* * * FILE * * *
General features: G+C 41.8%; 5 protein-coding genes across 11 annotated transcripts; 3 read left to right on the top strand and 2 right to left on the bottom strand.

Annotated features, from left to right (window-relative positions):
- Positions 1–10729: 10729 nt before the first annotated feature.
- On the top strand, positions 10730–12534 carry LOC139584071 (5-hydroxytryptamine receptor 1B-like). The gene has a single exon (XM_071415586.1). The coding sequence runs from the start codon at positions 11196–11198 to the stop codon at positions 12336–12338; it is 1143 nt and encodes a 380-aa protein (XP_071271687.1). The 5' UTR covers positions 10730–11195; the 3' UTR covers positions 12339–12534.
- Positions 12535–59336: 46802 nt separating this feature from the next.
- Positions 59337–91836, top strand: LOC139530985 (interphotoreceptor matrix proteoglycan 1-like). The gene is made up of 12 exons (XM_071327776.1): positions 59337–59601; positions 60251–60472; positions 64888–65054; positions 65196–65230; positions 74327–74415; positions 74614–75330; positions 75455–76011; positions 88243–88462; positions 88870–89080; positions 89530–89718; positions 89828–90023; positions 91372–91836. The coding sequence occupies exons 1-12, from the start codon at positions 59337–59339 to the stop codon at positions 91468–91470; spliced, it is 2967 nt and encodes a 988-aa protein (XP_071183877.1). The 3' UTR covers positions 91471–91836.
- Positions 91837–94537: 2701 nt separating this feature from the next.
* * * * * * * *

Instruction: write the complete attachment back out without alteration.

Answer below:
General features: G+C 41.8%; 5 protein-coding genes across 11 annotated transcripts; 3 read left to right on the top strand and 2 right to left on the bottom strand.

Annotated features, from left to right (window-relative positions):
- Positions 1–10729: 10729 nt before the first annotated feature.
- On the top strand, positions 10730–12534 carry LOC139584071 (5-hydroxytryptamine receptor 1B-like). The gene has a single exon (XM_071415586.1). The coding sequence runs from the start codon at positions 11196–11198 to the stop codon at positions 12336–12338; it is 1143 nt and encodes a 380-aa protein (XP_071271687.1). The 5' UTR covers positions 10730–11195; the 3' UTR covers positions 12339–12534.
- Positions 12535–59336: 46802 nt separating this feature from the next.
- Positions 59337–91836, top strand: LOC139530985 (interphotoreceptor matrix proteoglycan 1-like). The gene is made up of 12 exons (XM_071327776.1): positions 59337–59601; positions 60251–60472; positions 64888–65054; positions 65196–65230; positions 74327–74415; positions 74614–75330; positions 75455–76011; positions 88243–88462; positions 88870–89080; positions 89530–89718; positions 89828–90023; positions 91372–91836. The coding sequence occupies exons 1-12, from the start codon at positions 59337–59339 to the stop codon at positions 91468–91470; spliced, it is 2967 nt and encodes a 988-aa protein (XP_071183877.1). The 3' UTR covers positions 91471–91836.
- Positions 91837–94537: 2701 nt separating this feature from the next.